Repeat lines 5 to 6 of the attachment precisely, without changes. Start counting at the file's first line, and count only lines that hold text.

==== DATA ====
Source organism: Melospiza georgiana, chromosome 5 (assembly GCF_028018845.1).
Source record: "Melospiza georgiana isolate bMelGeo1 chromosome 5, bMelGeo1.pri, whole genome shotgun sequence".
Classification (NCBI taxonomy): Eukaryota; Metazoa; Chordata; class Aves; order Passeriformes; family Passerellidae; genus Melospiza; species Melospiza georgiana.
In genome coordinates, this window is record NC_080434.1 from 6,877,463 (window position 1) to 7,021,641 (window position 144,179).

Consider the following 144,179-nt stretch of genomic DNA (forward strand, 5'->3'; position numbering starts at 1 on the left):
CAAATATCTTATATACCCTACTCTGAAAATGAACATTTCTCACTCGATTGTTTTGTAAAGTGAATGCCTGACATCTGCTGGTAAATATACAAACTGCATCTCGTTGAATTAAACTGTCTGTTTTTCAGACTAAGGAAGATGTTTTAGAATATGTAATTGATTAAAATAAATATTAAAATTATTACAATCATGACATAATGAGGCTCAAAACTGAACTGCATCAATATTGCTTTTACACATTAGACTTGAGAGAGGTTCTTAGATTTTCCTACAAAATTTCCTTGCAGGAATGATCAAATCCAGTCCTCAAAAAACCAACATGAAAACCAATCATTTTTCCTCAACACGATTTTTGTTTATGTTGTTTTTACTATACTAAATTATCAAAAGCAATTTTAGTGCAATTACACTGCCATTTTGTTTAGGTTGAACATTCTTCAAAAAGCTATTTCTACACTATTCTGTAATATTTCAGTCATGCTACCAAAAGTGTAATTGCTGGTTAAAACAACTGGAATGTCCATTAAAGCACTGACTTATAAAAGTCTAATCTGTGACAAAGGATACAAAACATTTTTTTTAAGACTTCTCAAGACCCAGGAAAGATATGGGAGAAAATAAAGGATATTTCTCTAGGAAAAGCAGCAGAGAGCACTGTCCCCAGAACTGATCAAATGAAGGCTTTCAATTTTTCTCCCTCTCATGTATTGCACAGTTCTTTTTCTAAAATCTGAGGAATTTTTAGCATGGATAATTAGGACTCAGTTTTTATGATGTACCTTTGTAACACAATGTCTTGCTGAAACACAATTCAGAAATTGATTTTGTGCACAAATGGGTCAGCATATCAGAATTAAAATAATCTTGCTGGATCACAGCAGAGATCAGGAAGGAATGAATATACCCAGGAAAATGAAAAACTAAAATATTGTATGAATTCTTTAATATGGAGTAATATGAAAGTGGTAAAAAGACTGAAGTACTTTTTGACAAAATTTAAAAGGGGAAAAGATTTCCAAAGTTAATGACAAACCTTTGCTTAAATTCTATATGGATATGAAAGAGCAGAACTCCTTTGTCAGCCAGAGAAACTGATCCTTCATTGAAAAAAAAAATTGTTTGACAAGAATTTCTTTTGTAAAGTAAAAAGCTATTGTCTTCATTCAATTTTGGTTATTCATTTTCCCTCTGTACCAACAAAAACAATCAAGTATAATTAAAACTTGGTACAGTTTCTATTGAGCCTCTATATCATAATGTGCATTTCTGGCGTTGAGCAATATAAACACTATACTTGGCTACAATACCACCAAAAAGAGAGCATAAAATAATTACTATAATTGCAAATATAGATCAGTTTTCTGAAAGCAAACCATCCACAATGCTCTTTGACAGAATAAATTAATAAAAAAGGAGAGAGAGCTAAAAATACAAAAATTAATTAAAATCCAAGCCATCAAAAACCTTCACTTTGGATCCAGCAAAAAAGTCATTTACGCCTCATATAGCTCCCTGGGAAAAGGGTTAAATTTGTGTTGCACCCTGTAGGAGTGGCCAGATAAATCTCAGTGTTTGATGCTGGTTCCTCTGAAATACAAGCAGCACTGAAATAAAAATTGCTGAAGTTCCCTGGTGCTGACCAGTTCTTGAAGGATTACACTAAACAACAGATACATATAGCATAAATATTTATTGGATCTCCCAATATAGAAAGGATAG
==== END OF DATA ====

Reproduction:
Consider the following 144,179-nt stretch of genomic DNA (forward strand, 5'->3'; position numbering starts at 1 on the left):
CAAATATCTTATATACCCTACTCTGAAAATGAACATTTCTCACTCGATTGTTTTGTAAAGTGAATGCCTGACATCTGCTGGTAAATATACAAACTGCATCTCGTTGAATTAAACTGTCTGTTTTTCAGACTAAGGAAGATGTTTTAGAATATGTAATTGATTAAAATAAATATTAAAATTATTACAATCATGACATAATGAGGCTCAAAACTGAACTGCATCAATATTGCTTTTACACATTAGACTTGAGAGAGGTTCTTAGATTTTCCTACAAAATTTCCTTGCAGGAATGATCAAATCCAGTCCTCAAAAAACCAACATGAAAACCAATCATTTTTCCTCAACACGATTTTTGTTTATGTTGTTTTTACTATACTAAATTATCAAAAGCAATTTTAGTGCAATTACACTGCCATTTTGTTTAGGTTGAACATTCTTCAAAAAGCTATTTCTACACTATTCTGTAATATTTCAGTCATGCTACCAAAAGTGTAATTGCTGGTTAAAACAACTGGAATGTCCATTAAAGCACTGACTTATAAAAGTCTAATCTGTGACAAAGGATACAAAACATTTTTTTTAAGACTTCTCAAGACCCAGGAAAGATATGGGAGAAAATAAAGGATATTTCTCTAGGAAAAGCAGCAGAGAGCACTGTCCCCAGAACTGATCAAATGAAGGCTTTCAATTTTTCTCCCTCTCATGTATTGCACAGTTCTTTTTCTAAAATCTGAGGAATTTTTAGCATGGATAATTAGGACTCAGTTTTTATGATGTACCTTTGTAACACAATGTCTTGCTGAAACACAATTCAGAAATTGATTTTGTGCACAAATGGGTCAGCATATCAGAATTAAAATAATCTTGCTGGATCACAGCAGAGATCAGGAAGGAATGAATATACCCAGGAAAATGAAAAACTAAAATATTGTATGAATTCTTTAATATGGAGTAATATGAAAGTGGTAAAAAGACTGAAGTACTTTTTGACAAAATTTAAAAGGGGAAAAGATTTCCAAAGTTAATGACAAACCTTTGCTTAAATTCTATATGGATATGAAAGAGCAGAACTCCTTTGTCAGCCAGAGAAACTGATCCTTCATTGAAAAAAAAAATTGTTTGACAAGAATTTCTTTTGTAAAGTAAAAAGCTATTGTCTTCATTCAATTTTGGTTATTCATTTTCCCTCTGTACCAACAAAAACAATCAAGTATAATTAAAACTTGGTACAGTTTCTATTGAGCCTCTATATCATAATGTGCATTTCTGGCGTTGAGCAATATAAACACTATACTTGGCTACAATACCACCAAAAAGAGAGCATAAAATAATTACTATAATTGCAAATATAGATCAGTTTTCTGAAAGCAAACCATCCACAATGCTCTTTGACAGAATAAATTAATAAAAAAGGAGAGAGAGCTAAAAATACAAAAATTAATTAAAATCCAAGCCATCAAAAACCTTCACTTTGGATCCAGCAAAAAAGTCATTTACGCCTCATATAGCTCCCTGGGAAAAGGGTTAAATTTGTGTTGCACCCTGTAGGAGTGGCCAGATAAATCTCAGTGTTTGATGCTGGTTCCTCTGAAATACAAGCAGCACTGAAATAAAAATTGCTGAAGTTCCCTGGTGCTGACCAGTTCTTGAAGGATTACACTAAACAACAGATACATATAGCATAAATATTTATTGGATCTCCCAATATAGAAAGGATAG